Our month long series featuring the films of John Cassavetes kicks off Friday with one of his best films, Woman Under the Influence – the first of five, all presented on 35mm. The following review is by Trylon volunteer David Berglund, who writes about the movies with his wife, Chelsea Berglund, at their Movie Matrimony blog.

Hollywood generally treats the topic of mental illness with a saccharine filter, applauding goodly protagonists of simple morality tales who are filled with so much gosh-darned altruism that they can’t help but step up to the plate and joyfully address a burden neglected by so many. John Cassavetes, a man whose life work was seemingly to rebuff the wiles of the film industry, didn’t buy into any of that trash. What he recognized, and what his masterpiece A Woman Under the Influence so affectingly communicates, is that those who suffer from mental instability are many times no more screwed up than the rest of us – they just show their neuroses in a more unruly and socially unacceptable fashion.

The film finds its narrative center in the relationship of Nick and Mabel (all-in performances from Peter Falk and Gena Rowlands) as the goodhearted Nick grows weary with his wife’s increasingly erratic behavior. Unlike the spotless saviors of many Hollywood offerings, he is short-tempered and unsure. When he does take action to address his wife’s behavior, it is desperate and reactionary. Yet, while Nick is not a saint, he is also not a villain. Because the film so effectively displays the frustrations of family life with mental illness and viewers share with him the film’s harrowing events, his choices are understandable and there is no room to look down on him from a moral high ground. Unlike Hollywood, Cassavetes understood that life rarely presents perfect solutions, and many times leaves only a choice to minimize pain.

The film, however, is not entirely this glum. Cassavetes takes care to show in intimate moments why Nick and Mabel fell in love. Aided by a jaw-dropping performance from Rowlands, we see in Mabel a deep affection for her family, and a good-hearted, though socially inept, sense of hospitality. She truly does care for her family, and we join her in lamenting her inability to acceptably fulfill her motherly duties. Ever the progressive, there is a sense that Cassavetes is arguing her actions are perhaps not so dangerous, but rather simply misalign with cultural standards. Maybe what is insane is not Mabel, but the fact that culture frowns on her eccentricity. In the end, Cassavetes leaves us with an idea of unmistakable beauty –that marriage, though unavoidably flawed, need not justify itself by the world’s lofty standards, but spouses should simply look inward to find joy and strength wherever possible in the comfort and commitment of the equally broken person sleeping next to them.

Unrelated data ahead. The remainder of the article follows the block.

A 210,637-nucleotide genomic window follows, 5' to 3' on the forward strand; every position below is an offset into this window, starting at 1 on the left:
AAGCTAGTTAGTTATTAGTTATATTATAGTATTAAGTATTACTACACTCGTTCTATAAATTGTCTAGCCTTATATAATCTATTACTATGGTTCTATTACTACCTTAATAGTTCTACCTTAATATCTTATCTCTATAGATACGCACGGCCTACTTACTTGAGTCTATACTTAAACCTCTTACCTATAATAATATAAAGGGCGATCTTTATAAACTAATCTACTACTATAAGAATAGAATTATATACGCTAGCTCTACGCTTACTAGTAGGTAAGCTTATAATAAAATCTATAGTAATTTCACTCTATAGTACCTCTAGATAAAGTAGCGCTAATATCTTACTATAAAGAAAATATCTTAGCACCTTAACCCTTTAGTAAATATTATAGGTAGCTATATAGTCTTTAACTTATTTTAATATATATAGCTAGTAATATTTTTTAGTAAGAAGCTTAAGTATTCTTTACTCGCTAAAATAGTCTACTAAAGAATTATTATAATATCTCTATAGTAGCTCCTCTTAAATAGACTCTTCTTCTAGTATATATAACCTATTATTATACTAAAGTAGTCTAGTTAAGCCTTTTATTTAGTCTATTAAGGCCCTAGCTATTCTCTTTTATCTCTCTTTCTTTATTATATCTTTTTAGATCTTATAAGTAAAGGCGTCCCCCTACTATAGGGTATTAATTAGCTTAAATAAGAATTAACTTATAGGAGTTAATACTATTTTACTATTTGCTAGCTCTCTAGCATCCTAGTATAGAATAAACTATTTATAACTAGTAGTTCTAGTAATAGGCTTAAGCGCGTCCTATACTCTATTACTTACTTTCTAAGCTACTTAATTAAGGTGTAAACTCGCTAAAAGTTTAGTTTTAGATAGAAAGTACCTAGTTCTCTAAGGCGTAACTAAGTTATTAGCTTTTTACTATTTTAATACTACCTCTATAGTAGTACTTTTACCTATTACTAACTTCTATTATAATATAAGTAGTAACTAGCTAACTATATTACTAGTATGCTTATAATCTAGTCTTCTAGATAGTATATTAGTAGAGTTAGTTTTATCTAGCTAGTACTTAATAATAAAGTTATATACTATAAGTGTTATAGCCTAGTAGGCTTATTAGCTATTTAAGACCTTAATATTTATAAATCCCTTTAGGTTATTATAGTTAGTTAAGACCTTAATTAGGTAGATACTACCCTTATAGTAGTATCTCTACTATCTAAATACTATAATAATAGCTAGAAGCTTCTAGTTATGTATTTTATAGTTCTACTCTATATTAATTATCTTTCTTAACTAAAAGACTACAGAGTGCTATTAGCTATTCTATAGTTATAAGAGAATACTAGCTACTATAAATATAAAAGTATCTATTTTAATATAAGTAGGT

Woman Under the Influence (1974) written and directed by John Cassavetes, starring Gena Rowlands and Peter Falk screens from 35mm September 6-8, Friday and Saturday at 7:00 pm, and Sunday at 5:00 pm & 8:00 pm. Advance tickets available at trylon.org.

leviathan |ləˈvīəTHən|
(in biblical use) a sea monster, identified in different passages with the whale and the crocodile (e.g., Job 41, Ps. 74:14), and with the Devil (after Isa. 27:1).
• a very large aquatic creature, esp. a whale: the great leviathans of the deep.
• a thing that is very large or powerful, esp. a ship.


Calling Lucien Castaing-Taylor and Verena Paravel’s Leviathan an observational documentary doesn’t really do it justice. Although it is just that—shot like a fly on the wall, or in this case, like fish on the deck—Leviathan attains an otherworldly feel with its dark, roiling and very physical ambiance. Armed with a number of the durable GoPro action cameras, Castaing-Taylor and Paravel set out on commercial fishing boat from the eastern seaboard and rigged the cameras in a variety of manners: hanging from the bow as the hulking boat heaves up and down in the waves, attached to the fishermen themselves as they haul in the nets, or tossed onto the deck of the ship and sloshed around with all kinds of organic ocean refuse. The result is disorienting, visceral, and completely unique.

Castaing-Taylor, who made Sweetgrass, and Paravel, co-director of Foreign Parts, are both faculty members at the Harvard Sensory Ethnographic Lab, a collaboration between the departments of Anthropology and Visual and Environmental Studies that favors recording small corners of the world without critical judgment. Unorthodox in its production and product, Leviathan is a fascinating result of the Lab’s combination of “aesthetics and ethnography,” as is Libbie D. Cohn and J.P. Sniadecki’s single shot People’s Park and Toronto International Film Fest bound Manakamana by Stephanie Spray and Pancho Velez.

Leviathan is an experience that deserves a theatrical viewing with both sound and image working to envelop the audience in an environment defined both by the work being done and the mighty forces of Mother Nature.

Leviathan screens Monday and Tuesday, September 2 and 3, at 7:00 pm & 9:00 pm. Advanced tickets available at the Trylon website.